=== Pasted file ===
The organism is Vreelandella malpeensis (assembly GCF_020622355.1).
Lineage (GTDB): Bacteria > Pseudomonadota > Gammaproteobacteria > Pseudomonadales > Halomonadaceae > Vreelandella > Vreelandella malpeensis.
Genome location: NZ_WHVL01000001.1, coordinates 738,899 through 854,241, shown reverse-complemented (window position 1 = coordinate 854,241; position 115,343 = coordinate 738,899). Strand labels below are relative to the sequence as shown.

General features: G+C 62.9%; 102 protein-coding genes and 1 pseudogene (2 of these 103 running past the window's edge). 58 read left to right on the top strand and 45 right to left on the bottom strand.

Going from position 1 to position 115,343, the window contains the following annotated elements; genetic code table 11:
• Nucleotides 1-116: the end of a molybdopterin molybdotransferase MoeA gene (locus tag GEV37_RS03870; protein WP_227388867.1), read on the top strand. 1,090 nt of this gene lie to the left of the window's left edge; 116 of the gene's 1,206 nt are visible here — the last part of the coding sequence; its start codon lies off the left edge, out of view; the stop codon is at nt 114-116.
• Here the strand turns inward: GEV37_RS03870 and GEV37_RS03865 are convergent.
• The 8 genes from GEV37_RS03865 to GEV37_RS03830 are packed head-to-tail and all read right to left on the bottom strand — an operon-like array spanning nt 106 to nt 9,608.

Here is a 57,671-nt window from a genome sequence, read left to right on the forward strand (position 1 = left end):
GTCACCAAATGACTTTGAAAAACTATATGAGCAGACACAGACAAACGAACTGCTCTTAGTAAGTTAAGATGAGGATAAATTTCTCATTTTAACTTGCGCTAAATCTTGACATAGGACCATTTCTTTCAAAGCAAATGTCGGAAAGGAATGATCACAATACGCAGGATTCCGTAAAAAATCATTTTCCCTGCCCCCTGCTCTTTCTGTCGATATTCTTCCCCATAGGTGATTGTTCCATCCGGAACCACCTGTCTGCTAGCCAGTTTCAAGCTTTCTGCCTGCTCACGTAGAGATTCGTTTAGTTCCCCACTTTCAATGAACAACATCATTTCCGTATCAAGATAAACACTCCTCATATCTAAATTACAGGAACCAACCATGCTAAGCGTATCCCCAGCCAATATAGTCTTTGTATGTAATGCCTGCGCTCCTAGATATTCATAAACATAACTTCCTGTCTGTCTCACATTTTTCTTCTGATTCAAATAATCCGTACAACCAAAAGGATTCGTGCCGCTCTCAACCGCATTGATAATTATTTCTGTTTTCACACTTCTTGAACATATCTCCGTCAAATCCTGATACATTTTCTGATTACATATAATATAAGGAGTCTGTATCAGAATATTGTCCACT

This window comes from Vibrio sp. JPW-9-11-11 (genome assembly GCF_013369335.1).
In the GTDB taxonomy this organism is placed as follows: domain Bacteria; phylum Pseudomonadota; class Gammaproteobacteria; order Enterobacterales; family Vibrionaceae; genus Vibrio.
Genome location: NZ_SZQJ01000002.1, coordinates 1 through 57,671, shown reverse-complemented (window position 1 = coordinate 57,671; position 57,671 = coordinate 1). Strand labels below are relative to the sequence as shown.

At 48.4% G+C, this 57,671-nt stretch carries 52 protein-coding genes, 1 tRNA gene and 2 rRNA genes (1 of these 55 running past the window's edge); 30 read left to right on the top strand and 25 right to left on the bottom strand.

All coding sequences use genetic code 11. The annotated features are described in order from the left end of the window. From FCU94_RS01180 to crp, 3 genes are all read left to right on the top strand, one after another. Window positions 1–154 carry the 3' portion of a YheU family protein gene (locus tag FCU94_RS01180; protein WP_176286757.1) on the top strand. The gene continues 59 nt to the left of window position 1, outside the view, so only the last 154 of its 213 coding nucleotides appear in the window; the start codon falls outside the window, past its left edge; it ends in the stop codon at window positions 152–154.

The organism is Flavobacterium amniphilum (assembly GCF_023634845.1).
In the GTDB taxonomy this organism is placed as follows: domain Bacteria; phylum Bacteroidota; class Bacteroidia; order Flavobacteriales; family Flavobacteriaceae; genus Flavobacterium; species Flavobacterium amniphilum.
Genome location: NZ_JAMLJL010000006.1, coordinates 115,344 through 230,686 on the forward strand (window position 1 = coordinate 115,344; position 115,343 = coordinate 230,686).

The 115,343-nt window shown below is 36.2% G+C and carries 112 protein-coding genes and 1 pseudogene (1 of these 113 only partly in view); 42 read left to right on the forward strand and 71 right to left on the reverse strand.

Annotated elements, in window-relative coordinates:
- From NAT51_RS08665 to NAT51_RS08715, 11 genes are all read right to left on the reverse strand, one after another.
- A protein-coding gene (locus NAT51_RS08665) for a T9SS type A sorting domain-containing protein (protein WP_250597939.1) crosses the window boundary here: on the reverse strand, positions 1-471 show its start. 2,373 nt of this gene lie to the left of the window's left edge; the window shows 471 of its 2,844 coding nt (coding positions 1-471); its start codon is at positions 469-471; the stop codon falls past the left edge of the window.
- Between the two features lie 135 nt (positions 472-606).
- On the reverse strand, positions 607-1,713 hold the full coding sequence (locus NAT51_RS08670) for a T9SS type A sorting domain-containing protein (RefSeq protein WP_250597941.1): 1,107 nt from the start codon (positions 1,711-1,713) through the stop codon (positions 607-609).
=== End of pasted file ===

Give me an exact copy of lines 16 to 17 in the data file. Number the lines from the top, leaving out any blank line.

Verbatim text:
The organism is Flavobacterium amniphilum (assembly GCF_023634845.1).
In the GTDB taxonomy this organism is placed as follows: domain Bacteria; phylum Bacteroidota; class Bacteroidia; order Flavobacteriales; family Flavobacteriaceae; genus Flavobacterium; species Flavobacterium amniphilum.